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Pure Appl. Chem., Vol. 71, No. 10, pp. 1919-1981, 1999

Glossary of terms used in theoretical organic chemistry

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Jahn-Teller (JT) effect - Deals with molecular distortions due to an electronically degenerate ground state. For nonlinear molecular entities in a geometry described by a symmetry point group possessing degenerate irreducible representations there always exists at least one nontotally symmetric vibration that makes the electronic states with orbital degeneracy unstable at this geometry The nuclei are displaced to new equilibrium positions of lower symmetry causing a splitting of the originally degenerate electronic states (first-order Jahn-Teller effect). In the case of molecules with a nondegenerate ground electron state, but with a very low lying excited state, distortions of proper symmetry arise which mix ground and excited states, and thereby lower the ground state energy ( pseudo Jahn-Teller or second-order Jahn-Teller effect). The closer the states in energy, the more effective is the mixing. The pseudo Jahn-Teller effect manifests itself in fluxional behaviour (see fluxional molecules) and stereochemical nonrigidity of molecules and ions. BERSUKER (1984); PEARSON (1983).
See also Vibronic coupling, Peierls distortion, and Renner effect.

Kinetic stability - The propensity of a molecular system not to undergo chemical changes in a reasonable period of time even in the presence of small external perturbations, owing to a high activation barrier.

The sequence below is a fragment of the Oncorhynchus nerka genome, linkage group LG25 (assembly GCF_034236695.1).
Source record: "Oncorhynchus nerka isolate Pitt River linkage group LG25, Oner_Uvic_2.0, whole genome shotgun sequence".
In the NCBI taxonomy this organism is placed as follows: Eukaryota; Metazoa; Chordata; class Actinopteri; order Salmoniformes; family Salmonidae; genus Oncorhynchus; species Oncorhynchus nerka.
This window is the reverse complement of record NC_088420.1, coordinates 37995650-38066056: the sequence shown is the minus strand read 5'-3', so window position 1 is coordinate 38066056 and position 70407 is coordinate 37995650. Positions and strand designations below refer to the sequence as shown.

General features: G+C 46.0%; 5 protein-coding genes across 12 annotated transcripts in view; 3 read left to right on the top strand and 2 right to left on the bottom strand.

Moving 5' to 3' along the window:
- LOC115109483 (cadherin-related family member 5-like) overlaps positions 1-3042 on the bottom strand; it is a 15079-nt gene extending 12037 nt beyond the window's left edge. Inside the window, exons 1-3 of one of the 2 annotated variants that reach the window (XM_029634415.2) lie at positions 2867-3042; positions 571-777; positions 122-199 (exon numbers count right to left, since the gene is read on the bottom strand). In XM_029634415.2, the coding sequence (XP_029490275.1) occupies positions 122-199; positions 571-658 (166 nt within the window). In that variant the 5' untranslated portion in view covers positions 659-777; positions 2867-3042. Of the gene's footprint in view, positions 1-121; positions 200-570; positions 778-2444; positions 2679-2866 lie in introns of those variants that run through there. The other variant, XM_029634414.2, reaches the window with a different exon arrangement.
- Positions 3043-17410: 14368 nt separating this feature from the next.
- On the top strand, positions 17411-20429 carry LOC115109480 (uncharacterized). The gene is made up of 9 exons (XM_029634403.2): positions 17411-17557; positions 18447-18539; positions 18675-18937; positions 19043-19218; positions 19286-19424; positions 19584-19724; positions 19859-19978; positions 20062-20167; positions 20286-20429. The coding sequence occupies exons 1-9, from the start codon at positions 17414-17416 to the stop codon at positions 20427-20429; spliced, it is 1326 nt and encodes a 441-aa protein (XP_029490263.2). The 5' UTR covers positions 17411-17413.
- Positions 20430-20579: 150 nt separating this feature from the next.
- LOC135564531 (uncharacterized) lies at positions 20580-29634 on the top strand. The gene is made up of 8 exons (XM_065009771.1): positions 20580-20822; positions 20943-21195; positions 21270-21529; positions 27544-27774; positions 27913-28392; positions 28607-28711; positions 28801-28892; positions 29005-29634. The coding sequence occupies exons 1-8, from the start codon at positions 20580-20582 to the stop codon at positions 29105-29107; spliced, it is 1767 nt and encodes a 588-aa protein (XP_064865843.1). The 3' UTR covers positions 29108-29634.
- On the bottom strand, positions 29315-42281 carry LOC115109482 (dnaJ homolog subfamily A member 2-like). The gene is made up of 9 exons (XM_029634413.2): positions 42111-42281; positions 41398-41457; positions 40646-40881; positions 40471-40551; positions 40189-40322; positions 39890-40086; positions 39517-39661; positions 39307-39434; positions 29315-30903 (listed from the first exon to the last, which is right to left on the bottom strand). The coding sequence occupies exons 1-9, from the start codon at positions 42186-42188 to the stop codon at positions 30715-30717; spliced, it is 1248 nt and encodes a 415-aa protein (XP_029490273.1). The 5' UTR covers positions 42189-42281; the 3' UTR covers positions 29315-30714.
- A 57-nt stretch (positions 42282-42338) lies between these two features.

Kohn-Sham orbitals - The functions y(r) in a set of one-electron equations derived by Kohn and Sham, from which one can obtain the exact electron density and hence the total energy.

Heffyi(r) = ei y(r) i = 1, 2, ...n

where Heff is the effective one-electron hamiltonian, generally expressed as a functional of electron density, r(r) and ei are the energies associated with the yi(r) . The Kohn-Sham equations are fundamental in density functional theory as they serve as a starting point for approximate methods. The electron density r(r) can be calculated from the yi’s according to

r(r) = |yi(r)|2                                                                   

The Kohn-Sham orbitals yi should not be confused with the molecular orbitals obtained in Hartree-Fock method. They have no physical significance other than in allowing the exact r(r) to be calculated by the above equation. KOHN and SHAM (1965); PARR and YANG (1989); WEBER, HUBER and WEBER (1993).

Koopmans’ theorem - Directly relates experimental ionization potentials with energy levels of molecular orbitals. The theorem states that the ionization potential required to remove an electron from the orbital yi is given by the negative value of the energy of the orbital, -ei, as calculated within the Hartree-Fock approximation. The theorem is not applied to localized molecular orbitals, which are not eigenfunctions of the effective hamiltonian.

[A] [B] [C] [D] [E] [F] [G] [H] [I] [J-K] [L] [M]
[N] [O] [P] [Q-R] [S] [T] [U-V] [W-Z]

> Abstract
> General remarks
> Arrangement

> Fundamental physical constants used in the glossary
> References
> Appendix. Glossary of acronyms of terms used in theoretical organic chemistry

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